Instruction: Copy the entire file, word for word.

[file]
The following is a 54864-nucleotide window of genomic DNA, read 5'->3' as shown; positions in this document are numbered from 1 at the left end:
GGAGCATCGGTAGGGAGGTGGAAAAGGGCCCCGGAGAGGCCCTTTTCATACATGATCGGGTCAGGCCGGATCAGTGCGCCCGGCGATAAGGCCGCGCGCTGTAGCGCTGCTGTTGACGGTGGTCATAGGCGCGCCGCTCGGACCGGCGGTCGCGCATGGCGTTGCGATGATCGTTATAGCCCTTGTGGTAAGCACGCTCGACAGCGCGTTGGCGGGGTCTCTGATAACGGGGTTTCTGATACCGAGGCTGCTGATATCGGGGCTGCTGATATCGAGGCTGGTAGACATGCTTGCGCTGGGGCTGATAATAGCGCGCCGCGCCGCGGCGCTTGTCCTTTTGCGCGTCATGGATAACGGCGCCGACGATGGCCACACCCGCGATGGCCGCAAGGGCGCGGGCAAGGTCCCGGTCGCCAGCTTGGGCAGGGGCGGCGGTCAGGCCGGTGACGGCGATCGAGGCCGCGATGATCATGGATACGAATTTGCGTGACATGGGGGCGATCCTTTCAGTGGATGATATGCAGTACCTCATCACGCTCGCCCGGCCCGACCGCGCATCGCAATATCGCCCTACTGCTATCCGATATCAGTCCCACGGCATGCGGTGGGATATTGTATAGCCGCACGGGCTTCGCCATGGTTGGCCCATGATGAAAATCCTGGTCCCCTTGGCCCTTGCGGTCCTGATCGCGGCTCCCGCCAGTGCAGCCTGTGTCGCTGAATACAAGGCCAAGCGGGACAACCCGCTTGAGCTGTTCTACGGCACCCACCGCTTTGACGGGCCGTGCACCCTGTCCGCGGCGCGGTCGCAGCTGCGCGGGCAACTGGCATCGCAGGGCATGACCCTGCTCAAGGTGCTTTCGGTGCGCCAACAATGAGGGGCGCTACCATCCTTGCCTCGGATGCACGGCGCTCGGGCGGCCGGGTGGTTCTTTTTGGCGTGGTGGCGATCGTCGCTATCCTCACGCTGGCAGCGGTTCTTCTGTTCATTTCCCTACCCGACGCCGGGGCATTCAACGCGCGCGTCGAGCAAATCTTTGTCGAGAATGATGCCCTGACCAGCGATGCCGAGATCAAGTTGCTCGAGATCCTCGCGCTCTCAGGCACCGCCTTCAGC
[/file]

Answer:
The following is a 54864-nucleotide window of genomic DNA, read 5'->3' as shown; positions in this document are numbered from 1 at the left end:
GGAGCATCGGTAGGGAGGTGGAAAAGGGCCCCGGAGAGGCCCTTTTCATACATGATCGGGTCAGGCCGGATCAGTGCGCCCGGCGATAAGGCCGCGCGCTGTAGCGCTGCTGTTGACGGTGGTCATAGGCGCGCCGCTCGGACCGGCGGTCGCGCATGGCGTTGCGATGATCGTTATAGCCCTTGTGGTAAGCACGCTCGACAGCGCGTTGGCGGGGTCTCTGATAACGGGGTTTCTGATACCGAGGCTGCTGATATCGGGGCTGCTGATATCGAGGCTGGTAGACATGCTTGCGCTGGGGCTGATAATAGCGCGCCGCGCCGCGGCGCTTGTCCTTTTGCGCGTCATGGATAACGGCGCCGACGATGGCCACACCCGCGATGGCCGCAAGGGCGCGGGCAAGGTCCCGGTCGCCAGCTTGGGCAGGGGCGGCGGTCAGGCCGGTGACGGCGATCGAGGCCGCGATGATCATGGATACGAATTTGCGTGACATGGGGGCGATCCTTTCAGTGGATGATATGCAGTACCTCATCACGCTCGCCCGGCCCGACCGCGCATCGCAATATCGCCCTACTGCTATCCGATATCAGTCCCACGGCATGCGGTGGGATATTGTATAGCCGCACGGGCTTCGCCATGGTTGGCCCATGATGAAAATCCTGGTCCCCTTGGCCCTTGCGGTCCTGATCGCGGCTCCCGCCAGTGCAGCCTGTGTCGCTGAATACAAGGCCAAGCGGGACAACCCGCTTGAGCTGTTCTACGGCACCCACCGCTTTGACGGGCCGTGCACCCTGTCCGCGGCGCGGTCGCAGCTGCGCGGGCAACTGGCATCGCAGGGCATGACCCTGCTCAAGGTGCTTTCGGTGCGCCAACAATGAGGGGCGCTACCATCCTTGCCTCGGATGCACGGCGCTCGGGCGGCCGGGTGGTTCTTTTTGGCGTGGTGGCGATCGTCGCTATCCTCACGCTGGCAGCGGTTCTTCTGTTCATTTCCCTACCCGACGCCGGGGCATTCAACGCGCGCGTCGAGCAAATCTTTGTCGAGAATGATGCCCTGACCAGCGATGCCGAGATCAAGTTGCTCGAGATCCTCGCGCTCTCAGGCACCGCCTTCAGC